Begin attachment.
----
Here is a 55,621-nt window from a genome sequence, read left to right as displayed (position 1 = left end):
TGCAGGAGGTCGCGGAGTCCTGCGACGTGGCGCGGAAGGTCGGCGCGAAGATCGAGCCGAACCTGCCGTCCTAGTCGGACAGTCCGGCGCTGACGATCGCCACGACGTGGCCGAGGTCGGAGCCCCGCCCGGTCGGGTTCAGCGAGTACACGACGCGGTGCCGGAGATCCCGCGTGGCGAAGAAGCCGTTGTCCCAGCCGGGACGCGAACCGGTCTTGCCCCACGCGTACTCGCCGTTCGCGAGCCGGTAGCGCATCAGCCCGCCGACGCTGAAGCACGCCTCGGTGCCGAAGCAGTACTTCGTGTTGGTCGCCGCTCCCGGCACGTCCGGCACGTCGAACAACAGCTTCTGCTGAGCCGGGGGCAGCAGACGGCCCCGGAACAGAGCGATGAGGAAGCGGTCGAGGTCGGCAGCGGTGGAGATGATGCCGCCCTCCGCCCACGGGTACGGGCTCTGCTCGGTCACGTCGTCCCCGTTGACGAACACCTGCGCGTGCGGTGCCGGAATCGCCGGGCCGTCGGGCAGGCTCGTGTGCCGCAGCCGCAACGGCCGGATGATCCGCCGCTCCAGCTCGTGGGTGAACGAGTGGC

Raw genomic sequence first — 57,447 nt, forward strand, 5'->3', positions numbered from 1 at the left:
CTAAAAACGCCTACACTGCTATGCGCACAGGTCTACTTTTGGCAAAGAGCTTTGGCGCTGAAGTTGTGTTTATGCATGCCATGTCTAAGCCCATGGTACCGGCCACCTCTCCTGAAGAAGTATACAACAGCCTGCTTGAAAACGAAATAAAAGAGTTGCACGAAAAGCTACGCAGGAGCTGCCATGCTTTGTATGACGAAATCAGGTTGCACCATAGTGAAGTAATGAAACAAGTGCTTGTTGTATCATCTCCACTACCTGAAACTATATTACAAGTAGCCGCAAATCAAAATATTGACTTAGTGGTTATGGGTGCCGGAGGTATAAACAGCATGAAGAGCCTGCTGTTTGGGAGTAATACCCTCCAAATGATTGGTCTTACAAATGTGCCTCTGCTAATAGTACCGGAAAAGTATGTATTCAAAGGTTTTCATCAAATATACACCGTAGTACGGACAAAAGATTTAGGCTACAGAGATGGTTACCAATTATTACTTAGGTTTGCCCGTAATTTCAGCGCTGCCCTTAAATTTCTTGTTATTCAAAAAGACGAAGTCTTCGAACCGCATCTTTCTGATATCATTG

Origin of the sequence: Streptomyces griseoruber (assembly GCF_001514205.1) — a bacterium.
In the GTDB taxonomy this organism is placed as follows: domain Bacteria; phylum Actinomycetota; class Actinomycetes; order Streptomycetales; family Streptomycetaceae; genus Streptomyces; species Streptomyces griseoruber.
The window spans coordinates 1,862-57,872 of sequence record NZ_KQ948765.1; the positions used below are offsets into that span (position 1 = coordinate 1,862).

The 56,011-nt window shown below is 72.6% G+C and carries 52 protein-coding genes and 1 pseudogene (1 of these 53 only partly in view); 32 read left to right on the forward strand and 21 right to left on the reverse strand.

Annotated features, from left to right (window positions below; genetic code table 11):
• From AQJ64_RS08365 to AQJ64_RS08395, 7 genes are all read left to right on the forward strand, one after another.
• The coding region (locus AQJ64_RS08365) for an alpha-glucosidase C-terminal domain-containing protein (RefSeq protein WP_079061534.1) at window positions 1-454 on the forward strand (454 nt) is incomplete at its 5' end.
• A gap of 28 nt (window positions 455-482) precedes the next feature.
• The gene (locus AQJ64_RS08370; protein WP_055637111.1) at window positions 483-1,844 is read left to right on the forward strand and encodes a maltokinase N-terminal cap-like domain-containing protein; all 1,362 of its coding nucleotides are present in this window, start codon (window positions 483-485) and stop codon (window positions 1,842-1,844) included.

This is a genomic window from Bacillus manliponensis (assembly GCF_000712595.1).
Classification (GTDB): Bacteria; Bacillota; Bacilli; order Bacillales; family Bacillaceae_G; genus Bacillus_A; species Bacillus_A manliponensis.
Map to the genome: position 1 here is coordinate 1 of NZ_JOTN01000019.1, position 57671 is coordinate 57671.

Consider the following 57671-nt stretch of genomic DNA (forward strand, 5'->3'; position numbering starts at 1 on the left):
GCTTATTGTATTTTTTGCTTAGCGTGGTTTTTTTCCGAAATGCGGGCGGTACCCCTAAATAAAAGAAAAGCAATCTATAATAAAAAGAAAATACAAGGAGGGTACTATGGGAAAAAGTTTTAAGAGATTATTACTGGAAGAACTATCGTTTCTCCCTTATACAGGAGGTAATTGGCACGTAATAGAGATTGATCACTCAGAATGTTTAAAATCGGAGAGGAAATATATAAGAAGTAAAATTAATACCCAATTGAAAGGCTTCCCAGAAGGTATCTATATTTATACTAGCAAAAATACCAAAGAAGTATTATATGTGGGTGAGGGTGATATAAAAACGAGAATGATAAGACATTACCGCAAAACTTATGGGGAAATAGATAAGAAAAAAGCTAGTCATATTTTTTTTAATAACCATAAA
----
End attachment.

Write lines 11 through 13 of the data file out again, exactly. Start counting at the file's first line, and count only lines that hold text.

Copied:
• The coding region (locus AQJ64_RS08365) for an alpha-glucosidase C-terminal domain-containing protein (RefSeq protein WP_079061534.1) at window positions 1-454 on the forward strand (454 nt) is incomplete at its 5' end.
• A gap of 28 nt (window positions 455-482) precedes the next feature.
• The gene (locus AQJ64_RS08370; protein WP_055637111.1) at window positions 483-1,844 is read left to right on the forward strand and encodes a maltokinase N-terminal cap-like domain-containing protein; all 1,362 of its coding nucleotides are present in this window, start codon (window positions 483-485) and stop codon (window positions 1,842-1,844) included.